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Trump offers coronavirus relief for small businesses with $50B in aid

3 min read

President sought to reassure investors and the American public as the coronavirus outbreak worsens.

By Thomas BarrabiFOXBusiness

Trump to ask Congress for more small business funding, tax relief

President Trump plans to ask Congress for many financial measures to provide additional financial help to those in need, including increasing funding for the Small Business Administration, instructing the Treasury Department to defer tax payments to some people and businesses impacted by the coronavirus and for payroll tax relief.

President Trump said Wednesday night that his administration will provide a $50 billion relief package to small business owners affected by the coronavirus outbreak as part of sweeping efforts to hinder the economic impact of the growing pandemic.

Trump said he will direct the Small Business Administration to provide liquidity to states and small business owners through low-interest loans. The president said he will ask Congress to increase funding for the initiative by $50 billion.

“This is not a financial crisis,” Trump said during a primetime address from the Oval Office. “This is just a temporary moment of time that we will overcome as a nation and as a world.”Video

The low-interest loans are one of several Trump-backed initiatives to reassure businesses after days of market volatility. The president said he will take executive action to provide emergency paid sick leave for workers who are ill, under quarantined or caring for others. He called for deferments on tax payments for businesses and individuals affected by coronavirus without interest or penalties, as well as immediate payroll tax relief for U.S. companies.Video

Additionally, Trump said he will enact a 30-day ban on all travel to and from Europe, excluding the United Kingdom, in order to slow the virus’ spread. He urged Americans to listen to directives from their local officials, such as bans on mass gatherings and social distancing protocols.

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Stock futures fell more than 500 points following the news of the travel ban.

“We are marshaling the full power of the federal government and the private sector to protect the American people,” Trump said.

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Trump announced the latest measures amid a prolonged slide in U.S. stock indices. All three major averages fell into bear market territory at the close of trading Wednesday, marking a 20 percent decline from their peaks in February.

The market plunge occurred after the World Health Organization officially declared that coronavirus was a global pandemic. More than 125,000 individual cases have been confirmed globally.Video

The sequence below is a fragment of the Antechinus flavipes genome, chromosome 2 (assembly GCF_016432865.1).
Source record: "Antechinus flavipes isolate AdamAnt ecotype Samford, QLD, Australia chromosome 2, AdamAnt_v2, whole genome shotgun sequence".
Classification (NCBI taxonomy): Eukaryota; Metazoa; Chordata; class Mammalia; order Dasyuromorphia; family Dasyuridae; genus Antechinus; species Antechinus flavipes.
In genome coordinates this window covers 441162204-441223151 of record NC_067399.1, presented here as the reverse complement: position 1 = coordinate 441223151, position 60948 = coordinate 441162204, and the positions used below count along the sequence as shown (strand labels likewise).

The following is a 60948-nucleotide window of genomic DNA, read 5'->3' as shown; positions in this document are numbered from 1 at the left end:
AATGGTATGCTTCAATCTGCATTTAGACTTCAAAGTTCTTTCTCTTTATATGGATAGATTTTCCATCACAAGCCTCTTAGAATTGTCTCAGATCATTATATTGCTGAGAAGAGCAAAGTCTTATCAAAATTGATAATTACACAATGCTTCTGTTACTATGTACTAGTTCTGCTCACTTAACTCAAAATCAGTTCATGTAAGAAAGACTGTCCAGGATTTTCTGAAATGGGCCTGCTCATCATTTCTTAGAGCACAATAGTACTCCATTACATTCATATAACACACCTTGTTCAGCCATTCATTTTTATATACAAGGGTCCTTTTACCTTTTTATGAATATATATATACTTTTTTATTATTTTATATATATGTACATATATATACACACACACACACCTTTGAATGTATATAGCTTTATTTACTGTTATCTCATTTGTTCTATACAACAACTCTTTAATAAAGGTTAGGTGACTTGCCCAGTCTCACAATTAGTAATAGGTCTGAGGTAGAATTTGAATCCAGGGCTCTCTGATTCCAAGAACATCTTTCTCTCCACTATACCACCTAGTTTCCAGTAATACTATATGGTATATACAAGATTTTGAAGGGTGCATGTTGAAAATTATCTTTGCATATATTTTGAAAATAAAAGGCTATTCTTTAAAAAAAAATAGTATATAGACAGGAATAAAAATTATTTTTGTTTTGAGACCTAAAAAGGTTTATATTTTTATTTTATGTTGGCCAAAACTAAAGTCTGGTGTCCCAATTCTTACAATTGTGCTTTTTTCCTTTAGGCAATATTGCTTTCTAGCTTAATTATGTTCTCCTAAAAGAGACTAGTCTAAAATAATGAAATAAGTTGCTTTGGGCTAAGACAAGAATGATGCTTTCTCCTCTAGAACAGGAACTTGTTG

The Dow Jones Industrial Average posted a decline of 1,464 points, which ranked among the steepest single-day declines in history. The S&P 500 and Nasdaq Composite rallied to escape bear market territory.

The emergency resources are the latest in a series of measures the Trump administration has taken in a bid to reassure U.S. markets and the American public at large. Trump previously signed off on an $8.3 billion emergency funding package that included more than $3 billion in funds earmarked for vaccine development and coronavirus test kits. The package received bipartisan support.

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Trump has proposed a move to a zero percent payroll tax to provide relief to U.S. employers.

Earlier Wednesday, Trump met at the White House with top officials from the financial and tech sectors to help coordinate coronavirus response efforts. Bank of America CEO Brian Moynihan said the big banks are “in a great position” and ready to assist small- and medium-business owners.Video

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Congress was set to put forth a coronavirus stimulus package that would include free coronavirus testing, paid sick leave and other benefits for affected Americans. Treasury Secretary Steve Mnuchin expressed support for government-backed aid.

U.S. authorities around the nation reported more than 1,000 confirmed individual cases as of Wednesday, as well as 32 deaths. Most of the deaths to date have occurred in the state of Washington, where Seattle residents were hit especially hard by coronavirus.

State and local officials in various locales, including Santa Clara County and the city of San Francisco in California, have enacted bans on mass gatherings to halt the virus’ spread. U.S. businesses and sports leagues have canceled or postponed public events.

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